Uncertainty Remains About Hurricane Dorian's Track: MEMA - NECN
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Uncertainty Remains About Hurricane Dorian's Track: MEMA

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    NEWSLETTERS

    Hurricane Dorian, Now Category 2, Still Devastating Bahamas

    Hurricane Dorian has been downgraded to a Category 2 storm as it lingers over the Bahamas. (Published Tuesday, Sept. 3, 2019)

    The Massachusetts Emergency Management Agency issued an updated statement Wednesday about potential local impacts this weekend as a result of Hurricane Dorian.

    The Category 2 hurricane, with maximum sustained winds of 105 mph, is currently located 90 miles east-northeast of Daytona Beach, Florida. Little change has occurred to the forecast for Dorian since Tuesday, and the storm is still expected to pass just offshore of the Florida, Georgia, and Carolina coasts, after which it will turn to the northeast and weaken as it travels off the eastern seaboard. If Dorian follows its current forecast track, it will pass about 140 miles southeast of Nantucket on Saturday as a Category 1 hurricane with sustained winds of 85 MPH.

    In Photos: Hurricane Dorian Devastates BahamasIn Photos: Hurricane Dorian Devastates Bahamas

    Potential impacts:

    Uncertainty remains regarding Dorian’s track as it approaches the New England region, and the forecast may change significantly between now and this weekend. While an offshore track for Dorian is most likely, it should be noted that the average error over the past five years for forecasts at this time range is 90 miles.

    If Dorian stays close to its forecast track, the following impacts are possible for the New England region:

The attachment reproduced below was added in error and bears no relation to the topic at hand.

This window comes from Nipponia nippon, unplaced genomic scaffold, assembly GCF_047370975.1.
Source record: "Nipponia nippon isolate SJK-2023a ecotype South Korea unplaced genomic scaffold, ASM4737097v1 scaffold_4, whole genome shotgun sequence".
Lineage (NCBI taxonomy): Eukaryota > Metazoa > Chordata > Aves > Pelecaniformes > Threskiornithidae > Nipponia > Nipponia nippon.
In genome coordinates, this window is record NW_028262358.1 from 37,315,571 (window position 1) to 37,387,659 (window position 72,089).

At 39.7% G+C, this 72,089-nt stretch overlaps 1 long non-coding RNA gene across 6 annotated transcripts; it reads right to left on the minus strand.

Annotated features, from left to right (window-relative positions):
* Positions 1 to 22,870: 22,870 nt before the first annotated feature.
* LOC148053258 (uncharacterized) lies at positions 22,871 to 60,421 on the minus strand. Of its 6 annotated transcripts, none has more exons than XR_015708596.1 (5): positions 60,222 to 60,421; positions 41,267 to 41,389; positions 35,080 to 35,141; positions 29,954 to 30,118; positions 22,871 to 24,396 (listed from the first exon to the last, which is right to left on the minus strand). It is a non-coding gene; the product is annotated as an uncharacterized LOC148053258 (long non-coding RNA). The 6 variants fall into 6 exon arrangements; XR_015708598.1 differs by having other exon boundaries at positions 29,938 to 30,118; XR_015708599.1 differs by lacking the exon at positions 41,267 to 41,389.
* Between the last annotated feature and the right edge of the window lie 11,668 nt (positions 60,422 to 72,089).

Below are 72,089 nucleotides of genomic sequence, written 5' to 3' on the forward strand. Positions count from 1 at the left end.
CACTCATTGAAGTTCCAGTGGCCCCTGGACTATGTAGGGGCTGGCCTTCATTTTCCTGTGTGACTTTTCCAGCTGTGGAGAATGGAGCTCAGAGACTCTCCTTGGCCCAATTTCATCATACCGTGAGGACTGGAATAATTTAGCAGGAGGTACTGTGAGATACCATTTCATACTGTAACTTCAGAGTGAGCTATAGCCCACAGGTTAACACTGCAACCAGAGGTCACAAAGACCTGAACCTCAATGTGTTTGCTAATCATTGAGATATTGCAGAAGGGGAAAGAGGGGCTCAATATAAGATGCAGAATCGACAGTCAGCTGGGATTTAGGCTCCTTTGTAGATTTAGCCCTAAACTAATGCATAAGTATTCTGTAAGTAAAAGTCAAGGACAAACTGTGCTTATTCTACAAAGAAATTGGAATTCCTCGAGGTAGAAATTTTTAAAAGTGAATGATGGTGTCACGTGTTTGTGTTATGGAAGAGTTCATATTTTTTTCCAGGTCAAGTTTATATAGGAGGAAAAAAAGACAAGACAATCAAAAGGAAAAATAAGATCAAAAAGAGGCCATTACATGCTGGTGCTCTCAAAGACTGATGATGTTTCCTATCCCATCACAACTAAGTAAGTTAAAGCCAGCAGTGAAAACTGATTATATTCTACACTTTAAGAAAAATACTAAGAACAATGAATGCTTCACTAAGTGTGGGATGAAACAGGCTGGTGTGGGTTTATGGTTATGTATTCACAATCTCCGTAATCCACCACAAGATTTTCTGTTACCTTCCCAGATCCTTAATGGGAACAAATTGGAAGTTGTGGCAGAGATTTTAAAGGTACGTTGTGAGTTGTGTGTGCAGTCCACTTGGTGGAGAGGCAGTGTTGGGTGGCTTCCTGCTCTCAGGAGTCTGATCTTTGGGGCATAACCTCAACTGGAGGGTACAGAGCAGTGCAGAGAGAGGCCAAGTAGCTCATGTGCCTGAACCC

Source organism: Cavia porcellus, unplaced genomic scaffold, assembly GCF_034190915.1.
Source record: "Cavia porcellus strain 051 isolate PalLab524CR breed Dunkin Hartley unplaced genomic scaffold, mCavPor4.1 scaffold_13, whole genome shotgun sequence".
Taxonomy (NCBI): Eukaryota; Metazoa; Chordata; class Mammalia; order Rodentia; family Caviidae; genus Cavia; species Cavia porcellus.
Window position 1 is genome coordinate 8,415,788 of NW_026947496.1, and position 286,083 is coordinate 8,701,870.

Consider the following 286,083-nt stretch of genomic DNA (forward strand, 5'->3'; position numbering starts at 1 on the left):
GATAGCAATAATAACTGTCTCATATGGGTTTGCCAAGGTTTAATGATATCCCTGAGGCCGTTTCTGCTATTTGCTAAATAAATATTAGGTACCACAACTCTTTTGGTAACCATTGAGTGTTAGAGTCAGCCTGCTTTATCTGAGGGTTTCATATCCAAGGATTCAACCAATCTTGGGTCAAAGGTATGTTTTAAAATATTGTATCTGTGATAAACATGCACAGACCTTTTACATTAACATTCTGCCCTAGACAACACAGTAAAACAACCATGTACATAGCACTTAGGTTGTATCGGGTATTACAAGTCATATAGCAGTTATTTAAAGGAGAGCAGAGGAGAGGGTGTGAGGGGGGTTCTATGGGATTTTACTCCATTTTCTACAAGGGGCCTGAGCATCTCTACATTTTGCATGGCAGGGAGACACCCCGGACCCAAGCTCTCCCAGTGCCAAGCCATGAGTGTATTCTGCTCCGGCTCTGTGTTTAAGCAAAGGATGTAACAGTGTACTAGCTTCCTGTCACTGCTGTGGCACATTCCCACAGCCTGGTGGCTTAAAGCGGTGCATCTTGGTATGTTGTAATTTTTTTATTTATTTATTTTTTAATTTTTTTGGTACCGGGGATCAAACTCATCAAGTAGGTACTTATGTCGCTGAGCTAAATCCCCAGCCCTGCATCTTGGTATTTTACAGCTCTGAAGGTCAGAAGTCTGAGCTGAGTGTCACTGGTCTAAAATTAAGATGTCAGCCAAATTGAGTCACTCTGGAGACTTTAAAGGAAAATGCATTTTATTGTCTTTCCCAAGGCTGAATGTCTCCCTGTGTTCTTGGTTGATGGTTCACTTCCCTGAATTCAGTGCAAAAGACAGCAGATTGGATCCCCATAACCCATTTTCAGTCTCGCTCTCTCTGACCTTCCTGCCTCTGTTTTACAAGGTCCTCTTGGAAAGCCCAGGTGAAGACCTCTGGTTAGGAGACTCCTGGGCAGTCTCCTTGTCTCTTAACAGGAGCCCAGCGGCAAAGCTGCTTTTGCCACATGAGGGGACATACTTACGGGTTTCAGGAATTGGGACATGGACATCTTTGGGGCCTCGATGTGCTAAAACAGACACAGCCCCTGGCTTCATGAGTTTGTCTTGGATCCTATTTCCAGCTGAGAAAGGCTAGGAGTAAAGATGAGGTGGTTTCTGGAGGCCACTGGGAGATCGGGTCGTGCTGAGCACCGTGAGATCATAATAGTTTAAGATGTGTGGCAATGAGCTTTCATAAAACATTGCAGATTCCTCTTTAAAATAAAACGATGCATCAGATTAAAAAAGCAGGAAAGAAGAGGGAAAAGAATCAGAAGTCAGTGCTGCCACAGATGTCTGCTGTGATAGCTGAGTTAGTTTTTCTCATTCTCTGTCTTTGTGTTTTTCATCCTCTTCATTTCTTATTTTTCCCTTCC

• Rip currents and rough surf along ocean-exposed south-facing beaches starting late today and continuing into Sunday.

    • Tropical storm conditions possible Friday night into Saturday for the Cape and Islands, with high winds, heavy rain, and storm surge.

    • Very dangerous marine conditions in Massachusetts coastal waters Friday and Saturday, especially south and east of Nantucket.

    The magnitude of wind and rain impacts will be highly dependent on Dorian’s exact track as it approaches the New England region. If it tracks further to the south and east than forecast, these impacts would be reduced.

    Coast Guard update:

    Based on National Weather Service and National Hurricane Center forecasts regarding Hurricane Dorian, the Captain of the Port, Southeastern New England, has set Port Condition WHISKEY. While ports in southeastern New England remain open to all commercial traffic, the following preparatory measure is effective immediately:

    Owners, operators, or agents of all self-propelled oceangoing vessels over 500 GT and all barges and their supporting tugs must report their intention to depart or remain in port to the Coast Guard within 24 hours.

    State and local operations:

    The State Emergency Operations Center is currently operating at Level 1 (Steady State Monitoring). MEMA is continuing to monitor the progress of Hurricane Dorian and will disseminate a Situational Awareness Statement with updated forecast information by noon on Thursday.

    How to stay informed:

    For additional information and updated forecasts, see www.weather.gov/boston and www.weather.gov/albany. You can also download the NBC10 Boston app and the NECN app for the latest weather updates.

    Utilize MEMA’s real-time power outage viewer to stay informed about current power outages in your community and region, and across the state, including information from utility companies about restoration times: http://mema.mapsonline.net/public.html

    Additional online resources:

    Massachusetts Emergency Management Agency at www.mass.gov/mema

    MEMA's Facebook page: http://www.facebook.com/MassachusettsEMA

    MEMA Twitter: @MassEMA

    Federal Emergency Management Agency at www.fema.gov

    National Weather Service Weather Prediction Center: www.wpc.ncep.noaa.gov/

    National Weather Service Storm Prediction Center: www.spc.noaa.gov/

    Northeast River Forecast Center: www.weather.gov/nerfc/

    National Hurricane Center: www.nhc.noaa.gov

    Mass211 at www.mass211.org

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